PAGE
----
Viewpoint Diversity – Christian Faith vs. Gender Ideology

[The succubus meets your gaze, her blood-stained lips stretching into a sweet smile.] «Are you really going to raise your weapon against me? I am Iomedae [a Goddess], after all!»
[The demon is trying to inspire a sense of sacred awe in you, but her efforts are in vain. You are an atheist, and that feeling is alien to you.]
«Pathfinder — Wrath of the Righteous»

Seeing things from different points of view is … rather difficult. Personally, there are speeches/talks/lectures, e.g., by people on the far left/right, or by some ideologists, that I find very hard to watch. Not only because I do not agree with their position, or that I don’t find their arguments convincing, but mostly because everything they say is build on assumptions that I do not share. In this case, it doesn’t matter what is said, the foundation is so fundamentally different that no understanding is possible. (Well, without addressing the foundation itself, which is a strategy in these cases.)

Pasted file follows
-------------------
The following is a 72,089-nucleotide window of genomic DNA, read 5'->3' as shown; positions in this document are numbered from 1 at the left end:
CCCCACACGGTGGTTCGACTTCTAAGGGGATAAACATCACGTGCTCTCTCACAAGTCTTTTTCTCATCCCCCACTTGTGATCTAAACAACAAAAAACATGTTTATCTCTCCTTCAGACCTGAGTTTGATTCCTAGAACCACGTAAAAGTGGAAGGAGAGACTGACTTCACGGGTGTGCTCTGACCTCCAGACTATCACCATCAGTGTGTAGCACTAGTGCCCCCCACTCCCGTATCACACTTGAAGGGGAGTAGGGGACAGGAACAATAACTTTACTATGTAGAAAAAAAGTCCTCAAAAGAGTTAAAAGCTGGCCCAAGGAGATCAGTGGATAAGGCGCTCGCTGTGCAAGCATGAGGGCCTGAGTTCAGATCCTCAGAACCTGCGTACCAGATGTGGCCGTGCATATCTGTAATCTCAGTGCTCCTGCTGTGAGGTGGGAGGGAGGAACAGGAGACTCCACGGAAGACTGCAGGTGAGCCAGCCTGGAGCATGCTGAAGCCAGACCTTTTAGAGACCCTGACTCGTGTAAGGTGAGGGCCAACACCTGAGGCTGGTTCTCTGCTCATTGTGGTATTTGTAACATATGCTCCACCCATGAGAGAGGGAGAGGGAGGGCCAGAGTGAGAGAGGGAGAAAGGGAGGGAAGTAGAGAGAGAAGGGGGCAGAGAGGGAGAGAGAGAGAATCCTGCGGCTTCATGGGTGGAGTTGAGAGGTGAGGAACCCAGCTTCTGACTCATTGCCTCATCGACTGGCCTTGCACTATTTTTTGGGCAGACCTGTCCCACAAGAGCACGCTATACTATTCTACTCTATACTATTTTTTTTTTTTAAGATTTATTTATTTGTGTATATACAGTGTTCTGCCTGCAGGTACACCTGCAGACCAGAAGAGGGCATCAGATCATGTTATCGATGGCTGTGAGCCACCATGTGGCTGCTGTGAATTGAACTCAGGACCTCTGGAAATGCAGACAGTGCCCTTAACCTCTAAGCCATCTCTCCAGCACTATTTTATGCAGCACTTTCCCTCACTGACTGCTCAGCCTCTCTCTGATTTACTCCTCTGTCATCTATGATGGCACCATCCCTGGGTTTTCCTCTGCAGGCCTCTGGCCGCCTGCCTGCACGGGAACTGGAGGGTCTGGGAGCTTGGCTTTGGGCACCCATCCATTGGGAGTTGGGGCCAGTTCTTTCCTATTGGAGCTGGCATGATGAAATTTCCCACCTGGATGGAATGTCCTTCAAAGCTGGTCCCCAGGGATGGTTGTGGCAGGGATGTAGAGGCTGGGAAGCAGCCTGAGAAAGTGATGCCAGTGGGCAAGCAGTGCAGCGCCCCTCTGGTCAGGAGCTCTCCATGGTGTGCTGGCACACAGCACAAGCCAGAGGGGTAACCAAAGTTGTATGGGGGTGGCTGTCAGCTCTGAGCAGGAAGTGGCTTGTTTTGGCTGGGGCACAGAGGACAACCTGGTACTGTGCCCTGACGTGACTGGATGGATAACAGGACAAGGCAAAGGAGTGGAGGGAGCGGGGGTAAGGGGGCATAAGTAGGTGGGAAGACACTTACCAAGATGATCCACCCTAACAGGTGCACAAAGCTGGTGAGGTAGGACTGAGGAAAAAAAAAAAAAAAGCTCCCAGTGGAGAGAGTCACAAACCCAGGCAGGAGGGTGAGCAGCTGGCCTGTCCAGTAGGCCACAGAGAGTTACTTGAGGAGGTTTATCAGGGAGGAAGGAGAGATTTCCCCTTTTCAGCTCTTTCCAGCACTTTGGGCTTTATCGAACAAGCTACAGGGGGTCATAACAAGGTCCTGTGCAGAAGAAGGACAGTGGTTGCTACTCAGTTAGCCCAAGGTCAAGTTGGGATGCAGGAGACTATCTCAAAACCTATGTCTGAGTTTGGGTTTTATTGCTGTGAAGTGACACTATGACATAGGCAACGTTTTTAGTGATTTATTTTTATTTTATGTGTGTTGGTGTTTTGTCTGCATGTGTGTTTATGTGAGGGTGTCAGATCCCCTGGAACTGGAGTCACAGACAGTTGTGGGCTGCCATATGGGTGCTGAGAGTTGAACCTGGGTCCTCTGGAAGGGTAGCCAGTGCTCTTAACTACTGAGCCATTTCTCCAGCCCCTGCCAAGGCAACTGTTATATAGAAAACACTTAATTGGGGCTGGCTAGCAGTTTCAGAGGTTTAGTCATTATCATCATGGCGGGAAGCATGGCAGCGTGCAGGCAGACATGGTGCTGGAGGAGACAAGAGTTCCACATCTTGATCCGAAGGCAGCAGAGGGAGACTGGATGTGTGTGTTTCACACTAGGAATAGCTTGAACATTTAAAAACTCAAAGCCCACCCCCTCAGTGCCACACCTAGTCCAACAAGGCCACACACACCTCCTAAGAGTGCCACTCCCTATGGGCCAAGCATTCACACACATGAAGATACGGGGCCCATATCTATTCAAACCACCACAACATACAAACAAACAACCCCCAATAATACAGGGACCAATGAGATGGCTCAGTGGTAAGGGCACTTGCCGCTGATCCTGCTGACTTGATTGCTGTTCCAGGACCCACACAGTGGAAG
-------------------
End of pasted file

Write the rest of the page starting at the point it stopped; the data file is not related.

I expected the talk by Mary Rice Hasson to be in a similar vein. After all, not believing in God, basic assumptions like being created by God with inherent dignity fall flat. On the other hand, there is Kant and his imperative that people shouldn’t be treated as things. That human beings do have dignity. And changing to this perspective, yeah, it was able to follow her arguments — and her speech.

(And yup, it helps to see the argument for a God itself, after all, what men have given men can take away. Although given that God usually operates through operatives — pope, bishops, priests — I am pretty sure those men still could take that dignity away. After all, during the WWII, it wasn’t Rome that fought the Nazis, it were individual priests following their conscience.)

And perhaps that’s also a way to keep arguments, by changing the foundation slightly. By agreeing on a deep level that, yeah, we have dignity. If that is agreed upon, one can look at the arguments (save the personal experiences, nothing I haven’t heard before, but still interesting).

So, a surprisingly interesting perspective.